Best for: The new Resell service at Selfridges is perfect if you're looking to sell pre-loved designer handbags. It works a little differently than a normal resell site in that instead of getting paid, you get store credit to spend in-store or online at seldrifges.com. Great if you want to refresh your style.
Best for: Cos clothing. Sure, it's a bit niche, but if you have loads of old clothes from the brand that you'd love to sell then it's a great way to do it. You're also supporting Cos's efforts to become more sustainable.
Best for: Launched by a mother and daughter team, My Circular Wardrobe's 'preloved at first sight' aim is to encourage people to fall in love with buying second-hand instead of new. Whilst environmentally friendly, they want to make the experience of shopping second-hand inexpensive and luxurious. You can sell and buy items by designers and high-street brands including Chanel, Christian Louboutin, ASOS and Zara.
Best for: Bulk sales. ASOS Marketplace is a great place to establish your vintage online store, as you need to sell at least 15 items at a time. You'll need high-quality second-hand or vintage pieces, and to shoot them on a model, so it's a bit more time-consuming.
Best for: Local sales. Preloved is a bit like Gumtree, so while you can sell items to anyone, you can also search for items based on location, which will save you postage fees. You might not make as much on here as on other sites though, so it's better for high street pieces.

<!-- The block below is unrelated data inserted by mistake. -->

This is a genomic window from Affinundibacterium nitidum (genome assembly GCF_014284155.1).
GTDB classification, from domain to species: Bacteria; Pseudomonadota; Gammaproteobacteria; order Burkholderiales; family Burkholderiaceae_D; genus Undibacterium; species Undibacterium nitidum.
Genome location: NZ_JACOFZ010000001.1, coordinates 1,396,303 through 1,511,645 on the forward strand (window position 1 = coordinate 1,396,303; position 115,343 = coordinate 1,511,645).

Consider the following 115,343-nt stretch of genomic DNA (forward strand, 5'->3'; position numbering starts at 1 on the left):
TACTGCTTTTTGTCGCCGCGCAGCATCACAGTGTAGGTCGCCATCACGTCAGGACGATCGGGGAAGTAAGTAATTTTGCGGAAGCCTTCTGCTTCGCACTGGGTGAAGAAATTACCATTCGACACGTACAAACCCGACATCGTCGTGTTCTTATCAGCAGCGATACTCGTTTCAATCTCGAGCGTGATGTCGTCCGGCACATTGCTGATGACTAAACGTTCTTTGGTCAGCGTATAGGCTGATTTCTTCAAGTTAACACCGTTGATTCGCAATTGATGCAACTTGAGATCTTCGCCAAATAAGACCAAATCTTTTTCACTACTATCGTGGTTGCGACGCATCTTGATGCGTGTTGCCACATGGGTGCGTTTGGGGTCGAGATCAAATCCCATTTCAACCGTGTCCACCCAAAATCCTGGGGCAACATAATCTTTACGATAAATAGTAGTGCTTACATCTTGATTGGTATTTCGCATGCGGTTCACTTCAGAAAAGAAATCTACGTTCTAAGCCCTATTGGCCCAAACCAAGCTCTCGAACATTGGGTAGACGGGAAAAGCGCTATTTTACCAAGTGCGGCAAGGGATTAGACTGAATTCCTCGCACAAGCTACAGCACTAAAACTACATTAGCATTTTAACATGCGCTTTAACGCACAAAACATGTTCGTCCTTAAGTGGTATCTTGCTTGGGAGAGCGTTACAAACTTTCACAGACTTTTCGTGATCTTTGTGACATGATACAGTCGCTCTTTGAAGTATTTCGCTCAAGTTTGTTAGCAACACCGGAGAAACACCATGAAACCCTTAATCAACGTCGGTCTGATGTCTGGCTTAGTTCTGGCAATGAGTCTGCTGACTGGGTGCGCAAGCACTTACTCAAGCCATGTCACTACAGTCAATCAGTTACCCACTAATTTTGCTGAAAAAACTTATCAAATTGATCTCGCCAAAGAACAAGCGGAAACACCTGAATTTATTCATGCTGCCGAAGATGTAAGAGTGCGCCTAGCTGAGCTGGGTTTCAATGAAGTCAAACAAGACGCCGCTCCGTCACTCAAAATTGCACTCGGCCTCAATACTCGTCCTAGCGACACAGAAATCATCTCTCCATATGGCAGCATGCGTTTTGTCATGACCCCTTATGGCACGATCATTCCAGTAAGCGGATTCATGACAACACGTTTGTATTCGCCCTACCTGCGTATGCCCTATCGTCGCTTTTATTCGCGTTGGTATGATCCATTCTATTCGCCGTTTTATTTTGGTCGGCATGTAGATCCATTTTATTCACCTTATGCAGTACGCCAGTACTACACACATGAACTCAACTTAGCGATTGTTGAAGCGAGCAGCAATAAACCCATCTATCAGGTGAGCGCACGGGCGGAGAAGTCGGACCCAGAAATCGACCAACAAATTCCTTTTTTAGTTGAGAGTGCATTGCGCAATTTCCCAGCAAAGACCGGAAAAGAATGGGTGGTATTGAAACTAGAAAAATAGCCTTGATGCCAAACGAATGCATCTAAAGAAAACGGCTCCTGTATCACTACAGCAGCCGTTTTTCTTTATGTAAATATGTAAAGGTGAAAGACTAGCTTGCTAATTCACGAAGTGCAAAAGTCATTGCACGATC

Best for: It's pretty good if you want to sell clothes online across any category, but as eBay doesn't have an authentication team, it's safer to stick to high-street brands here and use specialised platforms such as Vestiaire for designer items.
What's the commission? You can sell up to 20 items for free, after that it goes up to 0.35 per item. Opting for a 'buy it now' listing instead of an auction will also cost a little more. If you're item sells, you'll be charged 10% of the sale including postage. eBay charges you once a month so make sure you remember as if you sell loads in a month it'll likely sting a bit.
Best for: Local sales. It's a similar system to Preloved, a quick and easy way to get rid of unwanted clothes, though again you might not make the most cash out of this one. This works really for things like clothing bundles.
Best for: Kids' clothes. How often have you bought or been gifted the prettiest baby clothes but have only managed to dress your tot in them once before he or she has outgrown them? This platform is the perfect antidote to this. You can shop or sell clothes and recoup the financial loss of unworn or barely worn items. There are loads of brands, from high-end (Bonpoint) to high street (Zara).